Our model assumes that the resolutions of the dMRI and sMRI are identical. While datasets such as the HCP deviate from this assumption to a lesser degree, conventional quality datasets have much lower resolution for the dMRI in particular, for example T1-weighted images are typically acquired with each voxel dimension at approximately 1 mm while dMRI voxel dimensions can approach 2.5 mm in each direction. As we resample to the resolution of the sMRI, more dMRI voxels are used in likelihood parameter estimation than are available from the source imaging, which leads to overfitting of the dMRI. In practice, we counteract this effect by downplaying the weight of the dMRI voxels in the objective function by a factor *ϵ* equal to the ratio of voxel sizes between dMRI and sMRI. Further details can be found in Section S.2 of the supplement.

## 3. Experiments and Results

To quantitatively evaluate our method and compare between the three likelihood formulations we performed experiments using co-registered sMRI and dMRI from three datasets. In Section 3.1 we generate a population template from HCP subjects, and use it to identify manually segmentable labels corresponding to groups of labels from our histological atlas. In Section 3.2 we use this template to tune our method in a process of model selection. In Section 3.3 we evaluate application of our method to high resolution dMRI on subjects from HCP, including comparisons to manual segmentations and test-retest reliability. Finally, in Section 3.4 we evaluate application of our method to conventional quality dMRI. This includes test-retest reliability on images acquired locally at the University College London Dementia Research Centre (*UCL DRC*) and indirect evaluation on subjects with underlying pathologies by testing our method’s ability to distinguish between healthy controls and subjects with AD from the ADNI dataset.

In the following experiments, when comparing regions of interest (ROIs) corresponding to the same label in two separate segmentations we use the Dice Similarity Coefficient (*DSC*) and 95^{th} percentile of Hausdorff distance (*95HD*). For two ROIs *X* and *Y* these are defined as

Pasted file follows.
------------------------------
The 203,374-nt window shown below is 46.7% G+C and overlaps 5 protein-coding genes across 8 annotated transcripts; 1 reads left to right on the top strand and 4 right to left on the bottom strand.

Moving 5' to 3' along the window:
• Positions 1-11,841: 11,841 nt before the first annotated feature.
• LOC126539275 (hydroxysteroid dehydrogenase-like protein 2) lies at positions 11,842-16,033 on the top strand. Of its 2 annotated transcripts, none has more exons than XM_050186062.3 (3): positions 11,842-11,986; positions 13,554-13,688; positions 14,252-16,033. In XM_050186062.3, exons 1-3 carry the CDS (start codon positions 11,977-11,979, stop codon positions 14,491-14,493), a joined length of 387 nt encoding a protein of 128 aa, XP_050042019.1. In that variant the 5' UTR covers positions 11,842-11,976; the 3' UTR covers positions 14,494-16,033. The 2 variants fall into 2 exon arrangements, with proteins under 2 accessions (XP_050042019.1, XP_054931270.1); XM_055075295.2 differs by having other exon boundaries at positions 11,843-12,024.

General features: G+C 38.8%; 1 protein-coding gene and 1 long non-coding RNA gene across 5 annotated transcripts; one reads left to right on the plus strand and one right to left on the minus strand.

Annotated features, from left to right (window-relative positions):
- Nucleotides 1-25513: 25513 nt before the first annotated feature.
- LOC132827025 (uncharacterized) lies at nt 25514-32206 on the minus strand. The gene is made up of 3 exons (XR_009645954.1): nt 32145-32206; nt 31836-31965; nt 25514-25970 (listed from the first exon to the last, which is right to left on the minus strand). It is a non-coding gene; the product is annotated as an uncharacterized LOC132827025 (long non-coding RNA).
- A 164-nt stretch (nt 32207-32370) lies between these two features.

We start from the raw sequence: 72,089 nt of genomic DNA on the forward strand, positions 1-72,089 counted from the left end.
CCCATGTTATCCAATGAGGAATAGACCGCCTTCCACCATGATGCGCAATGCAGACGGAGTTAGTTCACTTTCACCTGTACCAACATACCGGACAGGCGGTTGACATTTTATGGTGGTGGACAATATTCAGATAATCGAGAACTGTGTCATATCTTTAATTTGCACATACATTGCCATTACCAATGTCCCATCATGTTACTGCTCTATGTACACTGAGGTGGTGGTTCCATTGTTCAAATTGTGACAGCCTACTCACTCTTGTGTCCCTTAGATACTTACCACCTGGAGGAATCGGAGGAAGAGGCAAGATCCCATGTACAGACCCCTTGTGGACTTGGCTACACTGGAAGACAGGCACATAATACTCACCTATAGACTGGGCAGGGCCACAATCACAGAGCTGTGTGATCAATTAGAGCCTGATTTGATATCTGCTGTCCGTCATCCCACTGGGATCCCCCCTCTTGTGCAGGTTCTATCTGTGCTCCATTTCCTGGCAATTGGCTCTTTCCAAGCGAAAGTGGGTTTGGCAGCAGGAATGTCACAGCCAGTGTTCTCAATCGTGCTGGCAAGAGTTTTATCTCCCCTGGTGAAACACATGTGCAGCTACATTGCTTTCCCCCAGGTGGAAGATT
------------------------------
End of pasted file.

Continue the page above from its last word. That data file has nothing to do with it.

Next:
where ‖ ·‖ indicates the volume of the ROI and d_{95}(*X, Y*) is the 95^{th} percentile of the set of distances between points on the ROI boundaries, .

### 3.1. Population template and manual labels

When evaluating segmentation methods for medical images, it is common practice to compare the resulting label maps to a gold standard, usually obtained from manual delineation by a trained rater. However, manual delineation of 52 histological labels on *in vivo* MRI is infeasible, as many of the boundaries between are invisible at ∼1mm resolution. Manual segmentation protocols for larger groups of thalamic regions (with fewer labels) exist in the literature (Tourdias et al., 2014), but their anatomical definitions are incompatible with those of our histological labels, introducing bias and preventing direct and fair comparison. In this study, our goal is to compare the performance of our tool with a gold standard that is based on our 52 histological labels and informed by both sMRI and dMRI contrast. For this reason, we adapted these labels to define our own manual segmentation criteria for thalamic labels that can be accurately visualised and segmented on a combination of T1-weighted MPRAGE and directionally-encoded colour FA (*DEC-FA*); when labels of smaller thalamic nuclei were not identifiable from the intensity and contrast of the MRIs, these labels were combined and grouped together, so that the boundaries of the original 52 histological atlas labels can be easily matched and compared.

The first step in defining these criteria was to create a high resolution template using 500 subjects from the WashU-UMN HCP dataset (Van Essen et al., 2013) and an unbiased template construction method (Joshi et al., 2004). We used three channels in the registration: T1-weighted intensity, T2-weighted intensity, and FA. In order to include directional information in the template, we used the final set of registrations to align and average the DTI tensors in the log domain. The resolution of the template is equal to the resolution of the HCP sMRI data, i.e., 0.7mm isotropic. Slices from the template are shown in Fig. 4.